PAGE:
Regardless, the game offers a large variety of things to do. The Tallneck creatures are basically the game’s towers on legs that you can climb and override to get the lay of the land. You’ll find side quests galore, errands to run and the previously mentioned Cauldron dungeon areas. You’ll even find ruins to explore that give you lore about the past and each little thing to do has some sort of collectible or reward to give you. In a typical open world adventure game trope, there are even bandit camps for you to take over. The best thing about all these is that every single one does something to build up the world around you, introducing you to all the cultures in the game’s tribes, the machines and their history and all aid in the game’s superb storytelling told through dialogue, scenery and a wonderful cast of characters.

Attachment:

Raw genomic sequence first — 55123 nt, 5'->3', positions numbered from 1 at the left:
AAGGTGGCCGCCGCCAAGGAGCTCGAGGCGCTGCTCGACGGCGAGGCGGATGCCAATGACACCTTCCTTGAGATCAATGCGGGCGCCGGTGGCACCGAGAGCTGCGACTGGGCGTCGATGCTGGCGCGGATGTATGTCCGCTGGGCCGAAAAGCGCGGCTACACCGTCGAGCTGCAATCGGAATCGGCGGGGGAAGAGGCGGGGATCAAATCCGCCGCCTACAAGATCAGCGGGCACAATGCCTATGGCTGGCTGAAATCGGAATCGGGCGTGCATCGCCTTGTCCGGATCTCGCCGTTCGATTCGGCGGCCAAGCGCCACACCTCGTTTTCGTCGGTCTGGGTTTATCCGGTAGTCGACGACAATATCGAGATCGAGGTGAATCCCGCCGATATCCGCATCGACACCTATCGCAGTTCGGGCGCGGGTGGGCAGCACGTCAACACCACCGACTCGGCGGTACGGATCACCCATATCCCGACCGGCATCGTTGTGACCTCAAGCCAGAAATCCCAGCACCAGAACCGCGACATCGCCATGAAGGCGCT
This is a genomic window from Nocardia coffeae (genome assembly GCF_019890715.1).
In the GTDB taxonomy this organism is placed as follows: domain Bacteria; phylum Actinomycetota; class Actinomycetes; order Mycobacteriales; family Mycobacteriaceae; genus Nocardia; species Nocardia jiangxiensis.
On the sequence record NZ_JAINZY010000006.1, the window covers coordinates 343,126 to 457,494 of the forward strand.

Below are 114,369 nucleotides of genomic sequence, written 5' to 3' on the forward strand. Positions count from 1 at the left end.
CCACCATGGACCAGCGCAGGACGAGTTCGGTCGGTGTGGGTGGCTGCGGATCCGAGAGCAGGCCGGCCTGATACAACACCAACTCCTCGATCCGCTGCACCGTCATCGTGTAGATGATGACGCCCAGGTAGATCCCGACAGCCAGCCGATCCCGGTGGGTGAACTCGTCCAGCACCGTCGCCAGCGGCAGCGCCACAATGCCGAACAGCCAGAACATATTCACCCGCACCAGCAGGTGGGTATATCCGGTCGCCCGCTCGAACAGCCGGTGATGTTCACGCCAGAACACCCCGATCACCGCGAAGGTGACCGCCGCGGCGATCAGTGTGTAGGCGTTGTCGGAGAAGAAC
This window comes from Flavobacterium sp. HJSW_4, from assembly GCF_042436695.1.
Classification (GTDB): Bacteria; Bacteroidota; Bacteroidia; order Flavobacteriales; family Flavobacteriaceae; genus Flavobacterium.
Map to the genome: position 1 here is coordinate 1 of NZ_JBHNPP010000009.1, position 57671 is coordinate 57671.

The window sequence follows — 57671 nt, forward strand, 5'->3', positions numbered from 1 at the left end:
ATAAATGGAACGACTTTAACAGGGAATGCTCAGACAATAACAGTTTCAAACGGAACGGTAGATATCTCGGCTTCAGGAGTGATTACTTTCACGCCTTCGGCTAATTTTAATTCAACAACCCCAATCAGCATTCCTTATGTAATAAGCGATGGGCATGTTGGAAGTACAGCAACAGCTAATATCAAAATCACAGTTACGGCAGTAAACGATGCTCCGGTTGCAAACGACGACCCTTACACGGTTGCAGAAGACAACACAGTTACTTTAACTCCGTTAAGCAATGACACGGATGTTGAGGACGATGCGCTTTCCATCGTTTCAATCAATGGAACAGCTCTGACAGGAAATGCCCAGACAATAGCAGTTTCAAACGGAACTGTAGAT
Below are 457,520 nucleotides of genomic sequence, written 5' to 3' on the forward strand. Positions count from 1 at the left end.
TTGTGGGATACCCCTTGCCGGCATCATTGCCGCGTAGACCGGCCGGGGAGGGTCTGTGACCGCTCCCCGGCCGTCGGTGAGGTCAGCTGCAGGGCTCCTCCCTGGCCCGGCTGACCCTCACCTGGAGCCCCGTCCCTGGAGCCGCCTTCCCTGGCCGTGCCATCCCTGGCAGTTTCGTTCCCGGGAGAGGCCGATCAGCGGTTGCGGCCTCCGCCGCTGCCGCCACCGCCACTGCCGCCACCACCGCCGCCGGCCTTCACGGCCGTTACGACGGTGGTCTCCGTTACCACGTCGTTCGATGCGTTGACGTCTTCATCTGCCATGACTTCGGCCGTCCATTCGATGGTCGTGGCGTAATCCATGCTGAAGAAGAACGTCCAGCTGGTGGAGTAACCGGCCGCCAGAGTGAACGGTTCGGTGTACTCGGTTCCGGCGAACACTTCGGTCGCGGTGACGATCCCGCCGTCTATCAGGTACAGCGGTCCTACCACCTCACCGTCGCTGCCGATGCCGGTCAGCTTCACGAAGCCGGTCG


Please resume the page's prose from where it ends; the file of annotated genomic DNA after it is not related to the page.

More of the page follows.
Horizon: Zero Dawn manages to be another showcase of open world gaming done right. From its lush scenery, beautiful soundtrack and amazing characters from both main to side to even the lowly merchant. It builds a fantastic world for you to explore, it’s only downfall being a sluggish combat system that may hurt some gamer’s experience with this title. I give huge kudos to Guerrilla for pulling this off as it’s not easy to go from one specific genre to another and the move from First Person Shooter to Open World Adventure was definitely a large task for them. If Horizon: Zero Dawn is any indication for the studio and Horizon’s future, I’d say it is in great hands and eagerly await the expanded adventures into Aloy’s universe.